Topic: ISCB Town Hall Date: Sunday, July 8 (12:45 PM - 1:45 PM) Room: Columbus IJ
Description Join us at the ISCB Town Hall meeting on Sunday, July 8, from 12:45 PM - 1:45 PM to learn more about the latest programs, initiatives, and conferences. This is also your chance to help shape the future of ISCB by providing feedback and suggestions. The Town Hall will close with a celebration of achievement with the announcement of the Student Council Symposium award winners.
TOP 10 PAPERS READING LIST, 2016-2017
As selected at RECOMB/ISCB Regulatory systems Genomics 2017 (Papers are listed alphabetically by title. Due to a draw, this year's list contains 11 papers.)
A prior-based integrative framework for functional transcriptional regulatory network inference, Siahpirani A, Roy S. Nucleic Acids Res 45(4):e21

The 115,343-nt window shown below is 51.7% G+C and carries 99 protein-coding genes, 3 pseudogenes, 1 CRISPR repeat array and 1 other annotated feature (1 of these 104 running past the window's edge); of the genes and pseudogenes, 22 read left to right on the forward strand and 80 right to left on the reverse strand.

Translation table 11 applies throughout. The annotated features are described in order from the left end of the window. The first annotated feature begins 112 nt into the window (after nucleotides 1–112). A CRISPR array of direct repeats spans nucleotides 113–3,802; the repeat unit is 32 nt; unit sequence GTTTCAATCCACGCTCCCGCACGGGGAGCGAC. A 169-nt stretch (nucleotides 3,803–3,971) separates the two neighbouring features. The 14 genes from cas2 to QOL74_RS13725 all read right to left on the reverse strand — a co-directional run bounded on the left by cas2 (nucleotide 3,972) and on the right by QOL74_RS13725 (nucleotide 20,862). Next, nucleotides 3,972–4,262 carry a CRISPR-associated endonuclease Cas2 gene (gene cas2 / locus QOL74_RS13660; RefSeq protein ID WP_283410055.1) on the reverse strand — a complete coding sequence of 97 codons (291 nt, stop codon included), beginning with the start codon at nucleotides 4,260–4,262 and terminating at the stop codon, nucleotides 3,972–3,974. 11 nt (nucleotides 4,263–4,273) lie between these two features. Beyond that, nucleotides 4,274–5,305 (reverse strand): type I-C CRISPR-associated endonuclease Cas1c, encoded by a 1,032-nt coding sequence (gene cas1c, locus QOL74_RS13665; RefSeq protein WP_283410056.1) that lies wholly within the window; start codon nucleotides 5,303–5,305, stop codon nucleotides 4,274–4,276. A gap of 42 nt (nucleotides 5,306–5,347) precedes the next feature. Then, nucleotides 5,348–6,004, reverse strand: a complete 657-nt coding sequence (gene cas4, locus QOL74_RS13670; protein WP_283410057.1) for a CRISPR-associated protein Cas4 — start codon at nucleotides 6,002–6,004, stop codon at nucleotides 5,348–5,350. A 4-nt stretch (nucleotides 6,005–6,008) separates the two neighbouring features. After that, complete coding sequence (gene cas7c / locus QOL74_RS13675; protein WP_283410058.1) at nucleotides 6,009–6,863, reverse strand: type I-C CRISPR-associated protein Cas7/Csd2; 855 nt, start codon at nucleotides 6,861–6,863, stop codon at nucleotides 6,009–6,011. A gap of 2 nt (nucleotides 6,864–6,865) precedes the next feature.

chromVAR: inferring transcription-factor-associated accessibility from single-cell epigenomic data, Schep AN, Wu B, Buenrostro JD, Greenleaf WJ. Nat Methods 14(10):975-978
Denoising genome-wide histone ChIP-seq with convolutional neural networks, Koh PW, Pierson E, Kundaje A. Bioinformatics 33(14):i225-i233
Genome-scale high-resolution mapping of activating and repressive nucleotides in regulatory regions, Ernst J, Melnikov A, Zhang X, Wang L, Rogov P, Mikkelsen T, Kellis M. Nat Biotechnol 34(11):1180-1190
Genome-Wide Association between Transcription Factor Expression and Chromatin Accessibility Reveals Regulators of Chromatin Accessibility, Lamparter D, Marbach D, Rueedi R, Bergmann S, Kutalik Z. PLoS Comput Biol 13(1):e1005311
Identification of novel prostate cancer drivers using RegNetDriver: a framework for integration of genetic and epigenetic alterations with tissue-specific regulatory network, Dhingra P, Martinez-Fundichely A, Berger A, Huang FW, Forbes AN, Liu EM, Liu D, Sboner A, Tamayo P, Rickman DS, Rubin MA, Khurana E. Genome Biol 18:141